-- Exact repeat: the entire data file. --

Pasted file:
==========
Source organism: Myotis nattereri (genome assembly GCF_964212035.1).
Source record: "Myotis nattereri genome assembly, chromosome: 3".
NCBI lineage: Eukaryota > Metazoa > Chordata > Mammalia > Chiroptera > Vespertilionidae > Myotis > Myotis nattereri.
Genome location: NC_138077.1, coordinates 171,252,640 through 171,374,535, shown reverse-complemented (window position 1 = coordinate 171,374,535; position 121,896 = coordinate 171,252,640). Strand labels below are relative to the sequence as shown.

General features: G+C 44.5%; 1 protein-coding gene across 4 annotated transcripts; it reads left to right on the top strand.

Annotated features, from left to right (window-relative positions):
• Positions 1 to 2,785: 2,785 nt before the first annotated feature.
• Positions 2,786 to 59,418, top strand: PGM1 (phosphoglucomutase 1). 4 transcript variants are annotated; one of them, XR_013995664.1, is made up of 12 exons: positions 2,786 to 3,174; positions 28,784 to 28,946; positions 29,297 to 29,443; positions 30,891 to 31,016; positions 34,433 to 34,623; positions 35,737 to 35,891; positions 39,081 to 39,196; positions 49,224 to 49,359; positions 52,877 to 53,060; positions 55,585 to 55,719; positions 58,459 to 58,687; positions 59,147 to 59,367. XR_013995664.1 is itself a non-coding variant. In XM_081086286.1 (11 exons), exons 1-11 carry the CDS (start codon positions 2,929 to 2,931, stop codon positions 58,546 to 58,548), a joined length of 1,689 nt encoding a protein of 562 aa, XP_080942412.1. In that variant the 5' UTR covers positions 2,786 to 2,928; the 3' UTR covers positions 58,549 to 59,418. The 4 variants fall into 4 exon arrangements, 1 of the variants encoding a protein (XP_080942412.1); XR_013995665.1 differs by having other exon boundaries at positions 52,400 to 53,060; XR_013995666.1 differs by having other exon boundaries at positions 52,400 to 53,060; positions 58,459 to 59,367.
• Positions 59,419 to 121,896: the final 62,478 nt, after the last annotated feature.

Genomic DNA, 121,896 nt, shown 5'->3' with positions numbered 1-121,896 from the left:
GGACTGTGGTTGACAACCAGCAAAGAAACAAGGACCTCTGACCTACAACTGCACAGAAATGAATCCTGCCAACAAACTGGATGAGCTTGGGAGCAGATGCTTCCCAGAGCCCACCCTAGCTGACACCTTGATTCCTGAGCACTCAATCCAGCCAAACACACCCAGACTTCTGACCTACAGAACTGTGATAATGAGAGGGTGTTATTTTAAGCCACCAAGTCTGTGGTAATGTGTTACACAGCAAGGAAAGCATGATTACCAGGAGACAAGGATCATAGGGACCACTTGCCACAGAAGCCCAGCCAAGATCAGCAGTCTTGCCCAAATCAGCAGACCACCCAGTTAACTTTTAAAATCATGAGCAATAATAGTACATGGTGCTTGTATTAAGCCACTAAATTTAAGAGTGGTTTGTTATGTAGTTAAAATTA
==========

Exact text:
Source organism: Myotis nattereri (genome assembly GCF_964212035.1).
Source record: "Myotis nattereri genome assembly, chromosome: 3".
NCBI lineage: Eukaryota > Metazoa > Chordata > Mammalia > Chiroptera > Vespertilionidae > Myotis > Myotis nattereri.
Genome location: NC_138077.1, coordinates 171,252,640 through 171,374,535, shown reverse-complemented (window position 1 = coordinate 171,374,535; position 121,896 = coordinate 171,252,640). Strand labels below are relative to the sequence as shown.

General features: G+C 44.5%; 1 protein-coding gene across 4 annotated transcripts; it reads left to right on the top strand.

Annotated features, from left to right (window-relative positions):
• Positions 1 to 2,785: 2,785 nt before the first annotated feature.
• Positions 2,786 to 59,418, top strand: PGM1 (phosphoglucomutase 1). 4 transcript variants are annotated; one of them, XR_013995664.1, is made up of 12 exons: positions 2,786 to 3,174; positions 28,784 to 28,946; positions 29,297 to 29,443; positions 30,891 to 31,016; positions 34,433 to 34,623; positions 35,737 to 35,891; positions 39,081 to 39,196; positions 49,224 to 49,359; positions 52,877 to 53,060; positions 55,585 to 55,719; positions 58,459 to 58,687; positions 59,147 to 59,367. XR_013995664.1 is itself a non-coding variant. In XM_081086286.1 (11 exons), exons 1-11 carry the CDS (start codon positions 2,929 to 2,931, stop codon positions 58,546 to 58,548), a joined length of 1,689 nt encoding a protein of 562 aa, XP_080942412.1. In that variant the 5' UTR covers positions 2,786 to 2,928; the 3' UTR covers positions 58,549 to 59,418. The 4 variants fall into 4 exon arrangements, 1 of the variants encoding a protein (XP_080942412.1); XR_013995665.1 differs by having other exon boundaries at positions 52,400 to 53,060; XR_013995666.1 differs by having other exon boundaries at positions 52,400 to 53,060; positions 58,459 to 59,367.
• Positions 59,419 to 121,896: the final 62,478 nt, after the last annotated feature.

Genomic DNA, 121,896 nt, shown 5'->3' with positions numbered 1-121,896 from the left:
GGACTGTGGTTGACAACCAGCAAAGAAACAAGGACCTCTGACCTACAACTGCACAGAAATGAATCCTGCCAACAAACTGGATGAGCTTGGGAGCAGATGCTTCCCAGAGCCCACCCTAGCTGACACCTTGATTCCTGAGCACTCAATCCAGCCAAACACACCCAGACTTCTGACCTACAGAACTGTGATAATGAGAGGGTGTTATTTTAAGCCACCAAGTCTGTGGTAATGTGTTACACAGCAAGGAAAGCATGATTACCAGGAGACAAGGATCATAGGGACCACTTGCCACAGAAGCCCAGCCAAGATCAGCAGTCTTGCCCAAATCAGCAGACCACCCAGTTAACTTTTAAAATCATGAGCAATAATAGTACATGGTGCTTGTATTAAGCCACTAAATTTAAGAGTGGTTTGTTATGTAGTTAAAATTA